Thursday Review: “The Long-Term Impact Of A Comprehensive Scholarly Concentration Program In Biomedical Ethics And Medical Humanities”

The authors admit that their article is a first step, but it’s an important first step to take. Writing in BMC Medical Education, Liu and coauthors set out to determine whether biomedical ethics and medical humanities education have any lasting impact on physicians.

Thursday Review: “The Almost Right Word: The Move From Medical to Health Humanities”

Jones et al. start their article with not-so-subtle nod to academic manifestos trying to rename entire disciplines. A clinician friend of one of the authors listened intently to the reasons behind shifting “medical humanities” to “health humanities”. He then replied, Oh, the things you academics worry about… The authors list the good reasons for shifting […]

Thursday Review: “Medical Humanities: Some Uses and Problems”

It’s been said that according to TV, there are only two interesting professions: law enforcement and medicine. Police dramas, mysteries, procedurals, and courtroom shows are nearly limitless. On the other hand, medical shows ranging from melodrama to comedy to documentary are easy to come by. The commercial success and wide range of even fictional stories […]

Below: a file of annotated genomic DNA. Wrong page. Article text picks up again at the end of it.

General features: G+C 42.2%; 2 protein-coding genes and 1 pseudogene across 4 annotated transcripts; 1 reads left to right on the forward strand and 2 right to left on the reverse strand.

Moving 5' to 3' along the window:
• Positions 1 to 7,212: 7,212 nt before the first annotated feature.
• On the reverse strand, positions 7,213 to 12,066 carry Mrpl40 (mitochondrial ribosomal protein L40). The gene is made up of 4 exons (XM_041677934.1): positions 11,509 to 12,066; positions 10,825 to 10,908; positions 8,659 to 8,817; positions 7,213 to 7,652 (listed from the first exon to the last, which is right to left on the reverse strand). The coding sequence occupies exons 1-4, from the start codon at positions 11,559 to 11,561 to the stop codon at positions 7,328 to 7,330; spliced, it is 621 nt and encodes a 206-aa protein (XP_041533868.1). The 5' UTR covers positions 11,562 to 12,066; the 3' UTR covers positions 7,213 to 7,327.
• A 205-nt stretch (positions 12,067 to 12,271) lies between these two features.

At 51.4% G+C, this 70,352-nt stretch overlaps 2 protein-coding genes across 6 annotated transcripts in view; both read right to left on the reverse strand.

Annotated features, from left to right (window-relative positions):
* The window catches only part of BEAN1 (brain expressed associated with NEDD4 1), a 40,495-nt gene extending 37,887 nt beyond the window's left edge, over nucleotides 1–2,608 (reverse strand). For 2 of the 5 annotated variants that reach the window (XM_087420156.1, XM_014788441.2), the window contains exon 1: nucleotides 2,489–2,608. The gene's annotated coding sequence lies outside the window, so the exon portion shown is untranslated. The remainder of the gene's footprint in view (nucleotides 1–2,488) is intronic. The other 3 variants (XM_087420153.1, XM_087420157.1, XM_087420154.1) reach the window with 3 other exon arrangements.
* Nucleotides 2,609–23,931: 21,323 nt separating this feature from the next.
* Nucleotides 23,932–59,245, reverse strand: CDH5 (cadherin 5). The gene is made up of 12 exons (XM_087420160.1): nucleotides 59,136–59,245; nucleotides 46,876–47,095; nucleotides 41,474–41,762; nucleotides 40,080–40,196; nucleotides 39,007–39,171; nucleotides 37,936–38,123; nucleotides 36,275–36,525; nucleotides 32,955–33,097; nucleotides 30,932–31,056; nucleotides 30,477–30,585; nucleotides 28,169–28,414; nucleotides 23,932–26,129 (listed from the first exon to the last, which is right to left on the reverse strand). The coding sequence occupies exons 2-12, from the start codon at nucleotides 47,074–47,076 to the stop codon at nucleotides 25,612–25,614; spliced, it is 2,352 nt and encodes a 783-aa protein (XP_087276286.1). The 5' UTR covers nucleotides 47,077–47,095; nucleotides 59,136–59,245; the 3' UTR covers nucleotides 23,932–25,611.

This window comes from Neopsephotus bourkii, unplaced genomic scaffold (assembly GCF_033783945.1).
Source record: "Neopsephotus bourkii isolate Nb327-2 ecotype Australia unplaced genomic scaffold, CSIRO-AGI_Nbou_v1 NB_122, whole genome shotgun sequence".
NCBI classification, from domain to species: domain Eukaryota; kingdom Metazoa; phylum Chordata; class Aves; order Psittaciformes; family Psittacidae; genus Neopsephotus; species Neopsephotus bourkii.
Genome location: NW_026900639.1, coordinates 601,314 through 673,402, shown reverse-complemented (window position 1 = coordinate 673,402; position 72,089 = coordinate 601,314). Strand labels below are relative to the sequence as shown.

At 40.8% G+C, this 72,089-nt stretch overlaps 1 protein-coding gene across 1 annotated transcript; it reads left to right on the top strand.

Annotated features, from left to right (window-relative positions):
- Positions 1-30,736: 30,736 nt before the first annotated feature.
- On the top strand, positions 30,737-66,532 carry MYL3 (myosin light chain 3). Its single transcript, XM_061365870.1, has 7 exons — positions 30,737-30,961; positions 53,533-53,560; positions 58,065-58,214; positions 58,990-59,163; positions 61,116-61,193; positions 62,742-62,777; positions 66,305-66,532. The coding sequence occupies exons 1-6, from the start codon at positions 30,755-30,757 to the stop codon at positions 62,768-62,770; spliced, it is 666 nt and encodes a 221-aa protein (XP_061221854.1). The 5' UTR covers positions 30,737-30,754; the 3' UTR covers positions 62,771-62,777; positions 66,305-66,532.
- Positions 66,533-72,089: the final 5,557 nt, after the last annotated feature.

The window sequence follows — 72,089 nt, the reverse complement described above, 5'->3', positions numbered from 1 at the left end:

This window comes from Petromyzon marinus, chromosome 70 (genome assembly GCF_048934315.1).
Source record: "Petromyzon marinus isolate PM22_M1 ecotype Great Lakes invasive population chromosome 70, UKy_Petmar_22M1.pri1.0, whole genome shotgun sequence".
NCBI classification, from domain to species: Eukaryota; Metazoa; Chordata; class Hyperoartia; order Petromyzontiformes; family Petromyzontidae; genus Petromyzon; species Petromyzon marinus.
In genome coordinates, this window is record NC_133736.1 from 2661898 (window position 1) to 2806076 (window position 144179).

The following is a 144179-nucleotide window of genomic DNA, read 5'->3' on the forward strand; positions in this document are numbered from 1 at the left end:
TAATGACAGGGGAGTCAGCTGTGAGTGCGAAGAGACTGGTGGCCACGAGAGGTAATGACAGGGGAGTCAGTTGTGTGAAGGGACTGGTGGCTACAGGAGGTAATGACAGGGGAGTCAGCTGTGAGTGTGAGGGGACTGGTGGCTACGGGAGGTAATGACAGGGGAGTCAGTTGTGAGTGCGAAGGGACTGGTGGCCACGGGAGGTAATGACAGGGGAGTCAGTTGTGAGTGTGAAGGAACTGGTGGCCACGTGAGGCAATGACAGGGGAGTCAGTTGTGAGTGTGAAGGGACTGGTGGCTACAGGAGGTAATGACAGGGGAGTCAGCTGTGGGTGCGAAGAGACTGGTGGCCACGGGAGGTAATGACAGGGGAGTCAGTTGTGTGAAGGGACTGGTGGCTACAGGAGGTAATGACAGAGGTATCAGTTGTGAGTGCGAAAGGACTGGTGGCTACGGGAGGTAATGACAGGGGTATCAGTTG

Thursday Review: “Suffering and the Goals of Medicine”

We have a consciously dualistic view of ourselves. The mind and the body are separate things. One is subjective, the other is objective. One is a source of psychological “suffering” and the other is a source of biomedical “pain”. If this is true, how can healthcare professionals—specifically those in medical fields—have any responsibility to their […]

Thursday Review: “Slowing Down Fast Thinking to Enhance Understanding”

Daniel Kahneman and Amos Tversky more or less invented what we now call Behavioral Economics. Tversky passed away in 1996, but Kahneman went on to win the Nobel Prize and his 2011 bestseller, Thinking, Fast and Slow, brought their work to the general public. The big question Kahneman continuously answers in the book is, “How […]

Thursday Review: “Physician Views on Practicing Professionalism in the Corporate Age”

In a previous Thursday Review focusing on Burnout, Deborah Lathrop1 emphasized the necessity for healthcare providers to have a space to to address any pain from hidden grief. Lathrop’s discussion of disenfranchised grief is sensible, considering the changes in medicine in the last 30 years. The question, then, once we know the importance of acknowledging […]